The other week I had a chance to catch up with Quails Gate CEO Tony Stewart. We’ve followed Quails Gate almost since day one, and can just about track every achievement made over the years—and there have been many.
Quails Gate is one of very few Okanagan estates that has been active in the wine industry well beyond the Okanagan Valley. Over the last two decades, the winery has been at the fore in bringing outside expertise to help raise the bar in winemaking. And it was also one of the first to engage in a significant joint venture—Plume Winery—in Napa Valley.
The Genesis for Plume occurred when Stewart got to know then neighbour Dan Zepponi, when he was running things up the way from Quails Gate, for Anthony von Mandl at Mission Hill.
When the opportunity to purchase five blocks of old vines on what was the very first producing property (dating from 1863) in Sonoma Valley proper, Stewart and Zepponi jumped at the chance.
“You have to respect that,” says Stewart.
“It’s not just the old vines, this place has a real sense of history.”
He also says, by coincidence, that the site’s similarities to Quails Gate are remarkable, right down to a warm aquifer that provides protection against early spring frosts.
Building on the success of Plume, Stewart and Zepponi have decided to expand their partnership—and maybe set their sights even higher, with the launch of Lake Sonoma Winery, a brand with which the two are determined to explore the full potential of Sonoma’s sub-appellations, and the specific varietals that thrive there—at an affordable price.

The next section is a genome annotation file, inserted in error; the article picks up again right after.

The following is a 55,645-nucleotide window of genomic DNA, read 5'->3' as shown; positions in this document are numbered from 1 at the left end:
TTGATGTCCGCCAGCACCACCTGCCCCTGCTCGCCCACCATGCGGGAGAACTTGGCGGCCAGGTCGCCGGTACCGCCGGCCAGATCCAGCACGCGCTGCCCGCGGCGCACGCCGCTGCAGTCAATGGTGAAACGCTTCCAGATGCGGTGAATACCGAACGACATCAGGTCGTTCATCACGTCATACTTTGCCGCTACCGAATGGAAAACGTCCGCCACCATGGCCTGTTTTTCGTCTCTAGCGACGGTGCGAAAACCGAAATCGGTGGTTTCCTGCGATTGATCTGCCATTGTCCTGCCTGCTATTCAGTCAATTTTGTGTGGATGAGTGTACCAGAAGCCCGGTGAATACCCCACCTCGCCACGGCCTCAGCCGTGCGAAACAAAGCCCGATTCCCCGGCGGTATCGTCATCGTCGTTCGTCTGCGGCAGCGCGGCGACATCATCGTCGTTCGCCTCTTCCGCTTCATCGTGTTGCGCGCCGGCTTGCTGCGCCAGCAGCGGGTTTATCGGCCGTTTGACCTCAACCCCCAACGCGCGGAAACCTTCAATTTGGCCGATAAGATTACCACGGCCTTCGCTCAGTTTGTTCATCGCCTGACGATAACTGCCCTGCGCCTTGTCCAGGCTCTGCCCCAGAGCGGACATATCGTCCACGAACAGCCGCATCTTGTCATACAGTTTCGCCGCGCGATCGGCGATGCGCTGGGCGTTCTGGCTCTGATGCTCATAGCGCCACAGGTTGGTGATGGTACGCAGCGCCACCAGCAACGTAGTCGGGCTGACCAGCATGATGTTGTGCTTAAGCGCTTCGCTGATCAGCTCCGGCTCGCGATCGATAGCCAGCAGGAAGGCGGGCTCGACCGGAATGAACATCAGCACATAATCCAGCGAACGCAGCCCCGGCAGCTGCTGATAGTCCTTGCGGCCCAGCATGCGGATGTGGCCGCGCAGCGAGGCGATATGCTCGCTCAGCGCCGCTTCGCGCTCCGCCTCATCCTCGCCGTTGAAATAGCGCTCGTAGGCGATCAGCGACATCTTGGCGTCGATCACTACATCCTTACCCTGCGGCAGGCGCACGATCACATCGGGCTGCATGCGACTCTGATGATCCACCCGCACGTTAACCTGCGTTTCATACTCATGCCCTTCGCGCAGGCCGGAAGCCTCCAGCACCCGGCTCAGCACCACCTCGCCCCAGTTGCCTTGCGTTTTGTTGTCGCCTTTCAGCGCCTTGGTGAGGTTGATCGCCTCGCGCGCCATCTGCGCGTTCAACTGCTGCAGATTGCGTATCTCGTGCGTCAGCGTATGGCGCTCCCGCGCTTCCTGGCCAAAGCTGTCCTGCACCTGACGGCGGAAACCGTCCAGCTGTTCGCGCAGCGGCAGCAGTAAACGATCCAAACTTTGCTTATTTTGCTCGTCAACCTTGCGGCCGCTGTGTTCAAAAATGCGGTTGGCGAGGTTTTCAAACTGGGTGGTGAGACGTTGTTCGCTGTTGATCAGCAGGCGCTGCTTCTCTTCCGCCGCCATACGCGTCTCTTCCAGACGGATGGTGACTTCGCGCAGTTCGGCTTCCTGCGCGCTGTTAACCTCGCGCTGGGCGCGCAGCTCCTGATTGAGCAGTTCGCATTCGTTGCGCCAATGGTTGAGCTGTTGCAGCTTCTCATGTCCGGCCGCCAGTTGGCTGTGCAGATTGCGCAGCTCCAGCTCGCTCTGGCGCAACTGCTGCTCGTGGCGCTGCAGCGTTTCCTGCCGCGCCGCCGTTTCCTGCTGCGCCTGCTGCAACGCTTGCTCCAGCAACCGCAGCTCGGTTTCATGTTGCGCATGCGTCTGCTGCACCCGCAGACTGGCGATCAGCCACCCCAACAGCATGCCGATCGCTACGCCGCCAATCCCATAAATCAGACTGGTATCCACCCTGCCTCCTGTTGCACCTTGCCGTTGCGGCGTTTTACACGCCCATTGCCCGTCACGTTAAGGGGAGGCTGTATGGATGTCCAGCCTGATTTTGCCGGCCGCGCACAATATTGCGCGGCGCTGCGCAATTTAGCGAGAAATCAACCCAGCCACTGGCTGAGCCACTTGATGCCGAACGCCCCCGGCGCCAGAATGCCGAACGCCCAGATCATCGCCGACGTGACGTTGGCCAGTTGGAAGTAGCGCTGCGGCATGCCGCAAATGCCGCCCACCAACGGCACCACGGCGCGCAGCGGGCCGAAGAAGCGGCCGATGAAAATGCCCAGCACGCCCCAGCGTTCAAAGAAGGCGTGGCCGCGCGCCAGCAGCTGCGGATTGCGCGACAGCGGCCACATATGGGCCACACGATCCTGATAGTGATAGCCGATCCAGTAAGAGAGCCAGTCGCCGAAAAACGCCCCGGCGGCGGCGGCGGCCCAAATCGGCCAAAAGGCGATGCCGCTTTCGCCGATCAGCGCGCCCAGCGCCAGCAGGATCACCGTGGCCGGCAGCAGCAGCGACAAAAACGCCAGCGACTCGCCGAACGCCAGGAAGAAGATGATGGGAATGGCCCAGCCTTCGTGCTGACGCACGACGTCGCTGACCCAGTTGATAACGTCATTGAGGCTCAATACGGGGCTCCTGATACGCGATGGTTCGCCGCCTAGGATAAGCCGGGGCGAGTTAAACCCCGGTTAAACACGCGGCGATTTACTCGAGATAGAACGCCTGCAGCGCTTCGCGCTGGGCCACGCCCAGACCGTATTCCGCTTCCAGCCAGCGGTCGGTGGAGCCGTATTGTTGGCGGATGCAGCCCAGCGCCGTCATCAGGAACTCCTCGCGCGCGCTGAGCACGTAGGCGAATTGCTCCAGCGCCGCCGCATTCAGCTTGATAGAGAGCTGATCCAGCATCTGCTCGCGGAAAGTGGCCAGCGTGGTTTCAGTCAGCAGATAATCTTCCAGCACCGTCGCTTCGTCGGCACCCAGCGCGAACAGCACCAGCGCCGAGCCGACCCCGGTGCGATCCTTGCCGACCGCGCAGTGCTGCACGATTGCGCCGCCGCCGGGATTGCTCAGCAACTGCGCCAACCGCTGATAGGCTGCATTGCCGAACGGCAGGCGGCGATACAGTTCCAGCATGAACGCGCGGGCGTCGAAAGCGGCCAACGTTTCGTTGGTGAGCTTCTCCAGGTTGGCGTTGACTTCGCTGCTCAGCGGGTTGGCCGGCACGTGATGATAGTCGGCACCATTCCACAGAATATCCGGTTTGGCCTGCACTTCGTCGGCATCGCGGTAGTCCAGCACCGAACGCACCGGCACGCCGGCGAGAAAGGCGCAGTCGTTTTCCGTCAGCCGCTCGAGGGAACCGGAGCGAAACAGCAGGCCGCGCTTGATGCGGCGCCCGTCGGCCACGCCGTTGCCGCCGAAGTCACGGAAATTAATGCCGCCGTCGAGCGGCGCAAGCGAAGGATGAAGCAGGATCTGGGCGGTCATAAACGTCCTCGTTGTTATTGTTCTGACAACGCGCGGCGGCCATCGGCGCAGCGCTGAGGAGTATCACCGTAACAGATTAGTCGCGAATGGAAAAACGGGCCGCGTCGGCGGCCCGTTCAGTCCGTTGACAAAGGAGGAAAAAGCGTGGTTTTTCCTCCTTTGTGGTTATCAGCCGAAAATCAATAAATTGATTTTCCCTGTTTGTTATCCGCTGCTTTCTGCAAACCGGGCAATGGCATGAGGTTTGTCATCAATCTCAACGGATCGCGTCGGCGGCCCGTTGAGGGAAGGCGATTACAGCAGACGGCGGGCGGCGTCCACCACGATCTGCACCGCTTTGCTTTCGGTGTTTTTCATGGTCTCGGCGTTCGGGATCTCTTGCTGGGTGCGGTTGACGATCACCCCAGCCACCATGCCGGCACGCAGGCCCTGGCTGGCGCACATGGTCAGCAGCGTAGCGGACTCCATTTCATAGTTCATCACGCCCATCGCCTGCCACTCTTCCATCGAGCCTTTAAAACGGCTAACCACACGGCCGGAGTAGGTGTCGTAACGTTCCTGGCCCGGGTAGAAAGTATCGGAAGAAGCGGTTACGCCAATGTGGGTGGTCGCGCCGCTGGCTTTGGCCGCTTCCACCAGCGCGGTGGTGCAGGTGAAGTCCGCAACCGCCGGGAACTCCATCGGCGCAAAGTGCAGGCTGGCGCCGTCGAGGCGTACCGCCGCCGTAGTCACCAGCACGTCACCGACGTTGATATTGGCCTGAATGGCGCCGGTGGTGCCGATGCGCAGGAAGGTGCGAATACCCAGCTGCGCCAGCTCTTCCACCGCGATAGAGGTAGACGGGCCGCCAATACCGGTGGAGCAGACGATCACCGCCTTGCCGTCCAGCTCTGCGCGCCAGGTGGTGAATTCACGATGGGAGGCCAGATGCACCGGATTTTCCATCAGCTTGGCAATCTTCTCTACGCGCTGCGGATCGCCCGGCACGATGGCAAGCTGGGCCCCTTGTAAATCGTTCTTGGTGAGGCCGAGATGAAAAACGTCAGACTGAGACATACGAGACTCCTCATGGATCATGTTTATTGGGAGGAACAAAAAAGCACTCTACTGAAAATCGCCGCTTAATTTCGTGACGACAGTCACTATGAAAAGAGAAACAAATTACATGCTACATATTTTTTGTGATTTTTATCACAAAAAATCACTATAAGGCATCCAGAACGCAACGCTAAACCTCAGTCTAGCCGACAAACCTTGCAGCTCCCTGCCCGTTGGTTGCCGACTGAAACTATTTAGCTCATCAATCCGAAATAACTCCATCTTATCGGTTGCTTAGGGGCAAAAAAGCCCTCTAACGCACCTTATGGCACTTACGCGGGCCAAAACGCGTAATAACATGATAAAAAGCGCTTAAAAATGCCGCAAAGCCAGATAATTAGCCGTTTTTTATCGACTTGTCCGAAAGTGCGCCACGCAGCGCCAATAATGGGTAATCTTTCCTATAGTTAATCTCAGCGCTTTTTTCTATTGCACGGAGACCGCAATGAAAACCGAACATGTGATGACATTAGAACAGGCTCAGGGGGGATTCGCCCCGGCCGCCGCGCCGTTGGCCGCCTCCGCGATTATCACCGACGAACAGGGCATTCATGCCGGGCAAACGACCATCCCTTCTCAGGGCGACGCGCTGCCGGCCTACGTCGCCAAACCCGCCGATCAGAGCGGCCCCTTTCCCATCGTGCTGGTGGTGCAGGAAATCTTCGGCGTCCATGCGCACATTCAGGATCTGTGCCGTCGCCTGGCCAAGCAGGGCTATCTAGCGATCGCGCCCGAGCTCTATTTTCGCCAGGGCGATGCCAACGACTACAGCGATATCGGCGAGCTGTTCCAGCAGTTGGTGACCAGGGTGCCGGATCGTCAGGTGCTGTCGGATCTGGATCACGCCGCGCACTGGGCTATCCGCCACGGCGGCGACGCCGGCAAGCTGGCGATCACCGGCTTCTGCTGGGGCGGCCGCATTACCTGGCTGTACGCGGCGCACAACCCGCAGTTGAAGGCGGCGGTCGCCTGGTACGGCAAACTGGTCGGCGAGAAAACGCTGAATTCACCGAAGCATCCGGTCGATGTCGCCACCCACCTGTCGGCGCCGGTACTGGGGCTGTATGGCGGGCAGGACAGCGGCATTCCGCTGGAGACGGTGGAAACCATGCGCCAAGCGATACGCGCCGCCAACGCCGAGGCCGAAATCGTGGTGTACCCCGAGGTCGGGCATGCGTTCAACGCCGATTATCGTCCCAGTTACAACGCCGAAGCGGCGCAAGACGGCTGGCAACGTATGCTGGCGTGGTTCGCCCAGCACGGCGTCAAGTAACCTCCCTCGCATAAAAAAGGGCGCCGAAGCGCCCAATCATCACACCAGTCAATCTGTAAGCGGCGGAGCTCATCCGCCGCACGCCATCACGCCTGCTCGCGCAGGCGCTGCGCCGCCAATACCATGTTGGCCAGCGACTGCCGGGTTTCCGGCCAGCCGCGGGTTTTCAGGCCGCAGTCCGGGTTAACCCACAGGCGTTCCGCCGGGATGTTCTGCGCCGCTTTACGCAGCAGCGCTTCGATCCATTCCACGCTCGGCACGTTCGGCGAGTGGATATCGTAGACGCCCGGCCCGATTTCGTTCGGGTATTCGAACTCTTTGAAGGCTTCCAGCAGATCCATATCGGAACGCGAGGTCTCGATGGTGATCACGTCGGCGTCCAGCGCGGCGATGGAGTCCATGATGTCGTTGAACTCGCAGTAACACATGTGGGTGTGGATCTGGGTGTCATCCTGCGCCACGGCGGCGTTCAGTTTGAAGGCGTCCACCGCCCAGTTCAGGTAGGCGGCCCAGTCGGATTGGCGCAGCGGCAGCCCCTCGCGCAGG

“Our commitment is that we’re wine people and that when you buy a bottle of wine you should get value in the glass,” says Stewart.
Judging by first tastes, I’d say they’re doing just that. In comparison to other Sonoma specific (i.e. sub-apprellation) wines these have plenty to offer for the money.
• Lake Sonoma Winery 2012 Russian River Valley Chardonnay. Very well balanced, with inviting tropical and citrus aromas with citrus and measured vanillin wrapped in good acidity. PWS. Not at BCLS. Yet. Although, you could order it by the case ($23.99). I’d be tempted. $24-27, 91 pts.
(I also have to say that these wines showed even better with some excellent, well matched tastes from Lupo—arguably one of downtown’s most under-rated rooms.)
Also worth a nod, for sure, Lake Sonoma Winery Alexander Valley Cab. Sauv. 2011 (Black cherry, cassis and mineral notes, BCLS Specialty $26.99, 90 pts.); Lake Sonoma Dry Creek Zinfandel 2010. Plush ‘n plummy forward black fruit and spicy notes. $24.99, 89 pts.